A RoadTrip RoundTable: More coaching changes to come in SEC

College Football America Publisher Kendall Webb, Editor-in-Chief Matthew Postins and Associate Publisher Chuck Cox discuss the SEC Coaching Carousel including the bold move in Gainesville this week.

Did Florida really just fire Jim McElwain?

Jim McElwain is the most surprising coaching casualty of 2017 so far.

Kendall: I’m still shaking my head at how fast that all came down. It looks like Coach Mac may have stretched the truth a little over the death threats thing, and if he did, that’s a terrible thing to start a conversation about if it didn’t happen. But, the swiftness with which they moved after that to get rid of McElwain indicates to me that they were just waiting to get him out of there at the first opportunity. Matt, you’re our coaching guru at College Football America and RoadTripSports.com, what’s your take on that situation?

Matthew: I think this has plenty to do with his accusations, Webb. But I think it might also have to do with new athletic director Scott Stricklin wanting his own guy – calling Mississippi State’s Dan Mullen, anyone?

Clearly, the fact that McElwain couldn’t back up his accusations of death threats irked the administration. If they felt McElwain lied to them, then I could certainly see why they did it. The key word here is “with cause.” The Gators saw his misleading accusations as a way to get rid of him and start over, and do it in a way that actually made the university look good.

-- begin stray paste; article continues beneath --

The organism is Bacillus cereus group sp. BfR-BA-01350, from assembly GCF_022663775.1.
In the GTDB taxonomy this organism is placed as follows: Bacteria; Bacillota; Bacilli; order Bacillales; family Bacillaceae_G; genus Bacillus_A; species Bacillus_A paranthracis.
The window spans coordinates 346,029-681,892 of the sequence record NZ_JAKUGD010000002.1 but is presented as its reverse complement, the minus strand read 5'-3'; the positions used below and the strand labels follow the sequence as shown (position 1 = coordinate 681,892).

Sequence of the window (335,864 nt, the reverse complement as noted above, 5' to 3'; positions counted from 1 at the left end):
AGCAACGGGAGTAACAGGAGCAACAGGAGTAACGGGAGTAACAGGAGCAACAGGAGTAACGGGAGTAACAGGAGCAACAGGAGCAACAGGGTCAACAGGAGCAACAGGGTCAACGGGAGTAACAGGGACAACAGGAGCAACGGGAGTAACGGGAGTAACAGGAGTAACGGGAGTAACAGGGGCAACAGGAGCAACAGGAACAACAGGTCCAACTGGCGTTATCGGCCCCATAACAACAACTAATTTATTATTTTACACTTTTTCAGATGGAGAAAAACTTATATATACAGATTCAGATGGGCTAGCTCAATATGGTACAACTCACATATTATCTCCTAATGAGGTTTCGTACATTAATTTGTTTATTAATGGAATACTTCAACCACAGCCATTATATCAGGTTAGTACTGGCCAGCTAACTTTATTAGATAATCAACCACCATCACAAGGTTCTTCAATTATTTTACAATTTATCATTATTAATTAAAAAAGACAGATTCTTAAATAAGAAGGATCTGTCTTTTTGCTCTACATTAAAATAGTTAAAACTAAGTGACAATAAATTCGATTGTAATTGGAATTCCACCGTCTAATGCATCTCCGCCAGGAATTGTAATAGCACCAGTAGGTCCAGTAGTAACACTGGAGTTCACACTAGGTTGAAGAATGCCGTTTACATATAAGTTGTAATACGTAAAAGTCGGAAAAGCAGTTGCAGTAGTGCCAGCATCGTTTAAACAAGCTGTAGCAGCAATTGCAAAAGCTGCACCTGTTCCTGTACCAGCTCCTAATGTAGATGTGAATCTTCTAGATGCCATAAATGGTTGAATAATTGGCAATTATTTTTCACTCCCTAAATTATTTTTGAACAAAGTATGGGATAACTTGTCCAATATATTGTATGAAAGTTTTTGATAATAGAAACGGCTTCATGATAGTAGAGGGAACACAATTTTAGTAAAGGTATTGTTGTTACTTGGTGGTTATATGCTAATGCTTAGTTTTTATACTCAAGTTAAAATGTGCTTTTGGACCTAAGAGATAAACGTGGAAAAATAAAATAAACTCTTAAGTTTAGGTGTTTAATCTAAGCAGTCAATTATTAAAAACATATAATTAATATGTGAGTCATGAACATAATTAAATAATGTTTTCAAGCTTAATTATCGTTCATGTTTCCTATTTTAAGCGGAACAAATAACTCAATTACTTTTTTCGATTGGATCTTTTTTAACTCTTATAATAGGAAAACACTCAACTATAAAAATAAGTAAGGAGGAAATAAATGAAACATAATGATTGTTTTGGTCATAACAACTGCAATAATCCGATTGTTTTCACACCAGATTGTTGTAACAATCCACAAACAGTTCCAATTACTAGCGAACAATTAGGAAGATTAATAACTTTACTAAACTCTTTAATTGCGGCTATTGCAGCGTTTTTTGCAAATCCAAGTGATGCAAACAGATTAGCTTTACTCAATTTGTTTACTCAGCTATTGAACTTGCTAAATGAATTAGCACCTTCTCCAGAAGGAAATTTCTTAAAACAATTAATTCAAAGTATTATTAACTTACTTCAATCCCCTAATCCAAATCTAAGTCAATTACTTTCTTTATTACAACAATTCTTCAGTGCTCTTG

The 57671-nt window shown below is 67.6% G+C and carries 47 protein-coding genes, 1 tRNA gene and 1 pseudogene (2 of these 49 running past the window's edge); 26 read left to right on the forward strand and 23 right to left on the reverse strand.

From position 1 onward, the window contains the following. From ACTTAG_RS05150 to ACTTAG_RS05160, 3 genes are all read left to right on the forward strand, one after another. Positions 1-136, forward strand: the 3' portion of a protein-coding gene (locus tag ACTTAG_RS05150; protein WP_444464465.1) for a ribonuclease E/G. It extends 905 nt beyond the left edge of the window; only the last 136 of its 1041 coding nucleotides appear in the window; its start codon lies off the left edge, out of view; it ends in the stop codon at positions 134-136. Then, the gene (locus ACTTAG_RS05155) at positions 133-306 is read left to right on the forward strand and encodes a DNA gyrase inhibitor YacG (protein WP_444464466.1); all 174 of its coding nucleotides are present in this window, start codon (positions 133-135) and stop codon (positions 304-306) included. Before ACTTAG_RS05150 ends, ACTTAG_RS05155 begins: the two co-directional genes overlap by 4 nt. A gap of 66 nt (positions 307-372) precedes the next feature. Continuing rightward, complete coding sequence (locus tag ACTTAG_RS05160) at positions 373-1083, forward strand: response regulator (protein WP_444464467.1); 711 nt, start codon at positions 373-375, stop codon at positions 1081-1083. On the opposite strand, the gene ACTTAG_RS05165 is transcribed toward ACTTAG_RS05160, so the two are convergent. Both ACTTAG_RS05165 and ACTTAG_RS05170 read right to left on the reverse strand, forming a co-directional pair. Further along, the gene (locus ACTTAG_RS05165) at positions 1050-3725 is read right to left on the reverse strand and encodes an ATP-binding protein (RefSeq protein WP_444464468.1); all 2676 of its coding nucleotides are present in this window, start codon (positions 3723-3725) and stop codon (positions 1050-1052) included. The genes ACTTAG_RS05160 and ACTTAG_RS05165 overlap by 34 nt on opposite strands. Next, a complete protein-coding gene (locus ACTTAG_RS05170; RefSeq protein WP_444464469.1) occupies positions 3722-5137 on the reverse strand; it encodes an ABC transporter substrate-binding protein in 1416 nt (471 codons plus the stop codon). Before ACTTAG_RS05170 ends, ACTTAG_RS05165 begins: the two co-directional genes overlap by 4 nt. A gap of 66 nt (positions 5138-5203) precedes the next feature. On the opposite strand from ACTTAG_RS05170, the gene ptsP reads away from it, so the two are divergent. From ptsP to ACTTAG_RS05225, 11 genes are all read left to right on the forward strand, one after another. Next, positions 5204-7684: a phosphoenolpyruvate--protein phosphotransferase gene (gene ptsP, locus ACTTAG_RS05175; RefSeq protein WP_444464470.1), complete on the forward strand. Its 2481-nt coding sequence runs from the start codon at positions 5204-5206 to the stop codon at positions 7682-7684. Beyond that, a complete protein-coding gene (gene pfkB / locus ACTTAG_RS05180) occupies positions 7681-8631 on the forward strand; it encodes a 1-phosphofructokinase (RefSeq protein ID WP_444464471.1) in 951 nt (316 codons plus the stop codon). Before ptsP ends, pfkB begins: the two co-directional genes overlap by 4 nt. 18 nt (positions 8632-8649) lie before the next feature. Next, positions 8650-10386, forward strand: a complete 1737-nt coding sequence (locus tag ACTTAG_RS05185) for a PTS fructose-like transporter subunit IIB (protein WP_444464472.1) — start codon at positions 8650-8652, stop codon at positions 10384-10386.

I wouldn’t have called this at the start of the year. After all, McElwain and the Gators had won two straight SEC East titles in his first two seasons. Coaches are bound to have down seasons, so missing a bowl game probably wouldn’t have gotten him fired. This is an unexpected opening on the coaching carousel and will likely be one of the two or three best jobs on the market.

Chuck: Yeah, I believe you guys hit the nail on the head. It seems like maybe Florida was just looking for an excuse to get rid of McElwain, and that he was pretty willing to help them out in that endeavor. Even when a program is successful, sometimes it’s just time for a change.

If you just look at what Coach Mac accomplished on the field, you’d think UF would be absolutely nuts to part ways with him – especially given the level of competition in the SEC. Even though he may have stretched the truth about death threats, which is a very poor decision to make, McElwain will land on his feet somewhere soon. How delicious would it be if he landed a job that came open soon in, oh, I don’t know … Knoxville?

Who does Florida turn to from here?

Will Mississippi State’s Dan Mullen finally be a serious candidate for the Florida job?

Kendall: McElwain to Tennessee! Now, there’s some meat to chew on. We’ll talk more about the Vols’ and their situation in a moment, but sticking with Florida for a moment … who takes over in Gainesville?